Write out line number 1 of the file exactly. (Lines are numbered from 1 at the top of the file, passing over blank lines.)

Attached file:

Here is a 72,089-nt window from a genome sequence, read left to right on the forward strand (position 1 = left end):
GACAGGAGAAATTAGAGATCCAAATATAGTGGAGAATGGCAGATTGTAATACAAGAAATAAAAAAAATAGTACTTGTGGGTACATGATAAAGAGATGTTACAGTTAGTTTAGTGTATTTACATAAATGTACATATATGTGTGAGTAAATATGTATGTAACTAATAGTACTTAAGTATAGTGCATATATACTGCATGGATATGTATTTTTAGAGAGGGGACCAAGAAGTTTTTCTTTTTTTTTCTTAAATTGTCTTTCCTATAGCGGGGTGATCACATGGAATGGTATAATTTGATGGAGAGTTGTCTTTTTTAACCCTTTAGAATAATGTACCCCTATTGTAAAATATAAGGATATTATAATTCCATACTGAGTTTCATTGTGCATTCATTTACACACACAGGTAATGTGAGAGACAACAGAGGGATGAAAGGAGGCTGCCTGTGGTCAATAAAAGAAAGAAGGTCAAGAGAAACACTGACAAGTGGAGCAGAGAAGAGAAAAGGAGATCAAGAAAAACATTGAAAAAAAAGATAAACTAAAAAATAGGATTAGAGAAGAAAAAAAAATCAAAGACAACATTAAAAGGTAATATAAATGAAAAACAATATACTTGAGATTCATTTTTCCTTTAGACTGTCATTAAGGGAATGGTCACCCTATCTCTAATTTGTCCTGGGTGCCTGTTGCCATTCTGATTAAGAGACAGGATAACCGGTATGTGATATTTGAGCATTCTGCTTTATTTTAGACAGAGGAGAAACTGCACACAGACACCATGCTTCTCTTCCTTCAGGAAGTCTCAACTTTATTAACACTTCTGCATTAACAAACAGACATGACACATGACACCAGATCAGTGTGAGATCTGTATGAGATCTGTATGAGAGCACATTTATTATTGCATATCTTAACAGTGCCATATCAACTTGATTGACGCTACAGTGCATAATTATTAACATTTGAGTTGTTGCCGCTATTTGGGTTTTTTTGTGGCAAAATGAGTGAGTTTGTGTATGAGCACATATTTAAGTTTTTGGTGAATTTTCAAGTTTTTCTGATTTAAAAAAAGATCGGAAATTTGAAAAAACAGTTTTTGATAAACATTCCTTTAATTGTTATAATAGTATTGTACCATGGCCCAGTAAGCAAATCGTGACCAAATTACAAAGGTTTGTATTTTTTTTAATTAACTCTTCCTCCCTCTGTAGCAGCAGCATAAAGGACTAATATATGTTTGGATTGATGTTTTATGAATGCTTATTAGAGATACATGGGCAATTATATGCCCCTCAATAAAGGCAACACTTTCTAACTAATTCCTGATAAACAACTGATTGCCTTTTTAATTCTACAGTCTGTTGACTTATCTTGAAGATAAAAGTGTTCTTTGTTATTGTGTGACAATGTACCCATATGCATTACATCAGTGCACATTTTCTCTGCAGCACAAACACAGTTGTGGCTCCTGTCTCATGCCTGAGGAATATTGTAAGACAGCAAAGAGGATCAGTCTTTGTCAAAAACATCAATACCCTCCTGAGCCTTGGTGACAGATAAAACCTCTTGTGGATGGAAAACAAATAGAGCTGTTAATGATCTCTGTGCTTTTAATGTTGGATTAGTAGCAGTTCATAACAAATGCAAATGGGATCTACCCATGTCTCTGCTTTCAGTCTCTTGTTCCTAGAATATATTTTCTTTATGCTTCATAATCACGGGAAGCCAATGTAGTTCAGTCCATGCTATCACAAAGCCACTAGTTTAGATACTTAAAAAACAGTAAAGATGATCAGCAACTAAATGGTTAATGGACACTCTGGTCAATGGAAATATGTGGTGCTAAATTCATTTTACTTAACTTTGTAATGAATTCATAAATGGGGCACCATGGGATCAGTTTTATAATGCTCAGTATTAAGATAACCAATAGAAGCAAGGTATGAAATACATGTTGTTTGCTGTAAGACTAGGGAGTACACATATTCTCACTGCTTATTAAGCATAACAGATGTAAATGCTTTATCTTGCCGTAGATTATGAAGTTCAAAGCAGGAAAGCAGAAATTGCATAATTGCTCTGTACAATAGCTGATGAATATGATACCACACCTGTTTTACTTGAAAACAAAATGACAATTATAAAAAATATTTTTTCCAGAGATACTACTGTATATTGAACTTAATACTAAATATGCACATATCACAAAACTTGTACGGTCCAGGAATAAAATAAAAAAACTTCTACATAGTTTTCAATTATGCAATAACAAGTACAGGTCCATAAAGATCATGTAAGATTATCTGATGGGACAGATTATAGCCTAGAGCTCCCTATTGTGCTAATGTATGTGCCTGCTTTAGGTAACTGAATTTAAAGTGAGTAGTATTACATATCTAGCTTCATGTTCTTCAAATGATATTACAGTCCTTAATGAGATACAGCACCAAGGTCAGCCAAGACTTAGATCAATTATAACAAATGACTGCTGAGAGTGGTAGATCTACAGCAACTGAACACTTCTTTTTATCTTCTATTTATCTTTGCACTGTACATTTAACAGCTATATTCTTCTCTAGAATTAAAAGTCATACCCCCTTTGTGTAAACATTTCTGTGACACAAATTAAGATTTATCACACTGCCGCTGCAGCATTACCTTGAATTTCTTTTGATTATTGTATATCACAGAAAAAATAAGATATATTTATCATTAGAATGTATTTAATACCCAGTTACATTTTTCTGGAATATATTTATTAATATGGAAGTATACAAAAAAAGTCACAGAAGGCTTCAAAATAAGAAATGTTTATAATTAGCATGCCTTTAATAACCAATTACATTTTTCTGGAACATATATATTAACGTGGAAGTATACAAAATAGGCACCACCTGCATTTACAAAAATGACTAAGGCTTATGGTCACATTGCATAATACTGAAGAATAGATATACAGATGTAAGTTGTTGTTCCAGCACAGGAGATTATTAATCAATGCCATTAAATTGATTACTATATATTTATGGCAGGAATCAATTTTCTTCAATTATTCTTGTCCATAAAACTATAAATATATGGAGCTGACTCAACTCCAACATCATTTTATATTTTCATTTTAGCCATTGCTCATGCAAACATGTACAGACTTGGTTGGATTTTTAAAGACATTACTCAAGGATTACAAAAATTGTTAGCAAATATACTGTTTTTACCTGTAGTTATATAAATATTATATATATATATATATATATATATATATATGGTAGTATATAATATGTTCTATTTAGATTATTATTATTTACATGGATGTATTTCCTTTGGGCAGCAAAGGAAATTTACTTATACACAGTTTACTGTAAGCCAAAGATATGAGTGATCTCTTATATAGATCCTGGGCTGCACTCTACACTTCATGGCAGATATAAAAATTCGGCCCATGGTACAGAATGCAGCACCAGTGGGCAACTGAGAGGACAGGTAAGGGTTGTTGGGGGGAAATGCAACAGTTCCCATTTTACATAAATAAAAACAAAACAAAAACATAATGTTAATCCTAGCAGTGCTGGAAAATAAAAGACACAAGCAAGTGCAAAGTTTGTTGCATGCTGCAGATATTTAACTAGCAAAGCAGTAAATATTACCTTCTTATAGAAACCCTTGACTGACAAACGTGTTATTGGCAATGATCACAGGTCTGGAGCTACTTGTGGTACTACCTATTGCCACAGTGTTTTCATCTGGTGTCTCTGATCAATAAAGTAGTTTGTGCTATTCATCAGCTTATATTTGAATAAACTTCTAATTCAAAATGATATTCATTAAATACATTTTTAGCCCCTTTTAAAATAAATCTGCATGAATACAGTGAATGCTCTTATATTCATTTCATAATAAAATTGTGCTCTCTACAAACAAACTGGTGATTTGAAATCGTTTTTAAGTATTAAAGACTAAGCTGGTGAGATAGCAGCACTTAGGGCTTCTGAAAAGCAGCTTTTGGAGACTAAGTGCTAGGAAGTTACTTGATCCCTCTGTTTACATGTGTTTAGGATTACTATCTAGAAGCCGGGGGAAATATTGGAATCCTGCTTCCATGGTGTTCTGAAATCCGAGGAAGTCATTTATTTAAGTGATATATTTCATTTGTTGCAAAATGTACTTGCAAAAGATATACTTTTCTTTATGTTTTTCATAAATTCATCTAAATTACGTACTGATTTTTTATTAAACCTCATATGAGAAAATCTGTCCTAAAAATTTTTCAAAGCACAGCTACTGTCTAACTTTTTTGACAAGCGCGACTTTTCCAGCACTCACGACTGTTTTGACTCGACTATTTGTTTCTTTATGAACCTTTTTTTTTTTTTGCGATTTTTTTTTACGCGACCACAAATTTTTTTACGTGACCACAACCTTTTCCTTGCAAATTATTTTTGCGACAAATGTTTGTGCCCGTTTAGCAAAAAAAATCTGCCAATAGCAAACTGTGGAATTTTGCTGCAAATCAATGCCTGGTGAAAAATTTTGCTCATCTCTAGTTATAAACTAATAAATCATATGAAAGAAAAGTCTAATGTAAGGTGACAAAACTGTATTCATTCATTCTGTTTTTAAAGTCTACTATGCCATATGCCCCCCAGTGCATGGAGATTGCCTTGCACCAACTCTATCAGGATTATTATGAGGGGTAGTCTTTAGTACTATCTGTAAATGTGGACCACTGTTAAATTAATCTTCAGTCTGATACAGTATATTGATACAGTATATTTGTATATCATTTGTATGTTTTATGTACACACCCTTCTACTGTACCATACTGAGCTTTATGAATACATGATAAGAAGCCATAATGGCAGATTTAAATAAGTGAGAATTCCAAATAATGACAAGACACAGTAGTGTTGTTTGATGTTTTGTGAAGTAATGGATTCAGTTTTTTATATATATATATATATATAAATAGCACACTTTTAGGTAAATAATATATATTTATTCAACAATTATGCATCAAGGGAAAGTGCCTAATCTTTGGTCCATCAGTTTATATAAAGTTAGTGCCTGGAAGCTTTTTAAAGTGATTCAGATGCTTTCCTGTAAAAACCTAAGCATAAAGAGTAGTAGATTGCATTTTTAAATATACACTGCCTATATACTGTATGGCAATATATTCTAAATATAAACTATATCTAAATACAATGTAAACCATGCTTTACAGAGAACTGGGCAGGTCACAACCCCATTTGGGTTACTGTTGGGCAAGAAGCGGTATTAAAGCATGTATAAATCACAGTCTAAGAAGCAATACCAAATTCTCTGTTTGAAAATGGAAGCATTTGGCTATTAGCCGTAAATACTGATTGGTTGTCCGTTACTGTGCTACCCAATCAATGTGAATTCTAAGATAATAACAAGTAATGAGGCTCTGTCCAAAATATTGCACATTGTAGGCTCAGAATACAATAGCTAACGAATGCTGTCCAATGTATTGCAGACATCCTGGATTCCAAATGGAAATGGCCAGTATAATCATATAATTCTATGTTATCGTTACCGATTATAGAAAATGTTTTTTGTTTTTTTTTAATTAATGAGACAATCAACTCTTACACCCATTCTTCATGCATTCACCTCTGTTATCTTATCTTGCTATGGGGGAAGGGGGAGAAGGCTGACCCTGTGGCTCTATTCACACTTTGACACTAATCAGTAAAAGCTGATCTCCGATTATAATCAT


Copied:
Here is a 72,089-nt window from a genome sequence, read left to right on the forward strand (position 1 = left end):